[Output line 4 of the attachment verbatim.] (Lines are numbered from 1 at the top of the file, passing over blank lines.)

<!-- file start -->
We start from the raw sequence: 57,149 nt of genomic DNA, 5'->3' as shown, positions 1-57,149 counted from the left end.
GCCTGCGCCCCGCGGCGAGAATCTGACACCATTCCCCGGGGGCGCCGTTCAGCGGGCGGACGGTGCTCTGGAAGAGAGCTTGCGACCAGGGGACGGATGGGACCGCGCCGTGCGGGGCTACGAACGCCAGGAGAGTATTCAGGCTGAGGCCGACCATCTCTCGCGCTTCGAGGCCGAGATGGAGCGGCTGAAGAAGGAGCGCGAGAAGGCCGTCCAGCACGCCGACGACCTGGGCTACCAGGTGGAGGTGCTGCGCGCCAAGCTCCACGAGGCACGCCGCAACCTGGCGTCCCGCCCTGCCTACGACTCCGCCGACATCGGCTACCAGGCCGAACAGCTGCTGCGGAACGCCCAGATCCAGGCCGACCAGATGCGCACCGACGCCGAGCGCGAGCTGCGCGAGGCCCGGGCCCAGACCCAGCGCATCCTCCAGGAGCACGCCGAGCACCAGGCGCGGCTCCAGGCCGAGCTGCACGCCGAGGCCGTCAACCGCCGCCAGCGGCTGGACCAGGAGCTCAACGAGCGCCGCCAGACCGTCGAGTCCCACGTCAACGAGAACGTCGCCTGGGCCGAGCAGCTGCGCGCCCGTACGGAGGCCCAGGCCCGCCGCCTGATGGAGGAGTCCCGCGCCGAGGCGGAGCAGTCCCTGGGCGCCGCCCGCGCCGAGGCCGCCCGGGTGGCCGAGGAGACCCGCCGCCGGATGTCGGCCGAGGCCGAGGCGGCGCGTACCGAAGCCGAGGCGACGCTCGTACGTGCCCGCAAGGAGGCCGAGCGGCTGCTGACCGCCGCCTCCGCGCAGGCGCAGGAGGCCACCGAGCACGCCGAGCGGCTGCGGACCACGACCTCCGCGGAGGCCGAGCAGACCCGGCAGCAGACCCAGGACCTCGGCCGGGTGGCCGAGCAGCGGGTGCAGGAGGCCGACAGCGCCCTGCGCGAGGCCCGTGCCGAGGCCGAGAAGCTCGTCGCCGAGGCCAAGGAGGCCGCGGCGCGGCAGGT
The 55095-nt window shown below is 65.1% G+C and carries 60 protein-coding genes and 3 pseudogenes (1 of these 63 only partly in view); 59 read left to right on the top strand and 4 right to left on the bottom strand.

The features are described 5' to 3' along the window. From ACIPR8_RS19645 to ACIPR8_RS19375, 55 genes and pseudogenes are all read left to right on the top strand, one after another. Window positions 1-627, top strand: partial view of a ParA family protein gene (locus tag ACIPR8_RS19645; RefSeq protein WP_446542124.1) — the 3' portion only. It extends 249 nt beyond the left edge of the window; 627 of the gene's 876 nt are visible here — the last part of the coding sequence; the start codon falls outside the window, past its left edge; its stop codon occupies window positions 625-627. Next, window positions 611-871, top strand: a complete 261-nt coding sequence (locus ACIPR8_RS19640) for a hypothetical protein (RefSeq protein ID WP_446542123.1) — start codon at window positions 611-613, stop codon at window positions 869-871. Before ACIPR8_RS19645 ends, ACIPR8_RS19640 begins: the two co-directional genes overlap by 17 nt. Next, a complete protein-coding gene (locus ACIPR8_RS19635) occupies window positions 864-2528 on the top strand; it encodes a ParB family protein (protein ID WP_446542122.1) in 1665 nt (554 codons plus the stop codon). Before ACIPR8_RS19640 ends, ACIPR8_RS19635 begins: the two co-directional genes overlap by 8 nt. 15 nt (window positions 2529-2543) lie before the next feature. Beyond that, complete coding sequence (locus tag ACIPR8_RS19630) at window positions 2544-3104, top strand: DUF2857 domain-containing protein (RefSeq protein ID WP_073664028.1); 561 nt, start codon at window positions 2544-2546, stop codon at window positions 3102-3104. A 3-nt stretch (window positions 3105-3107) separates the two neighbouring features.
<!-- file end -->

The features are described 5' to 3' along the window. From ACIPR8_RS19645 to ACIPR8_RS19375, 55 genes and pseudogenes are all read left to right on the top strand, one after another. Window positions 1-627, top strand: partial view of a ParA family protein gene (locus tag ACIPR8_RS19645; RefSeq protein WP_446542124.1) — the 3' portion only. It extends 249 nt beyond the left edge of the window; 627 of the gene's 876 nt are visible here — the last part of the coding sequence; the start codon falls outside the window, past its left edge; its stop codon occupies window positions 625-627. Next, window positions 611-871, top strand: a complete 261-nt coding sequence (locus ACIPR8_RS19640) for a hypothetical protein (RefSeq protein ID WP_446542123.1) — start codon at window positions 611-613, stop codon at window positions 869-871. Before ACIPR8_RS19645 ends, ACIPR8_RS19640 begins: the two co-directional genes overlap by 17 nt. Next, a complete protein-coding gene (locus ACIPR8_RS19635) occupies window positions 864-2528 on the top strand; it encodes a ParB family protein (protein ID WP_446542122.1) in 1665 nt (554 codons plus the stop codon). Before ACIPR8_RS19640 ends, ACIPR8_RS19635 begins: the two co-directional genes overlap by 8 nt. 15 nt (window positions 2529-2543) lie before the next feature. Beyond that, complete coding sequence (locus tag ACIPR8_RS19630) at window positions 2544-3104, top strand: DUF2857 domain-containing protein (RefSeq protein ID WP_073664028.1); 561 nt, start codon at window positions 2544-2546, stop codon at window positions 3102-3104. A 3-nt stretch (window positions 3105-3107) separates the two neighbouring features.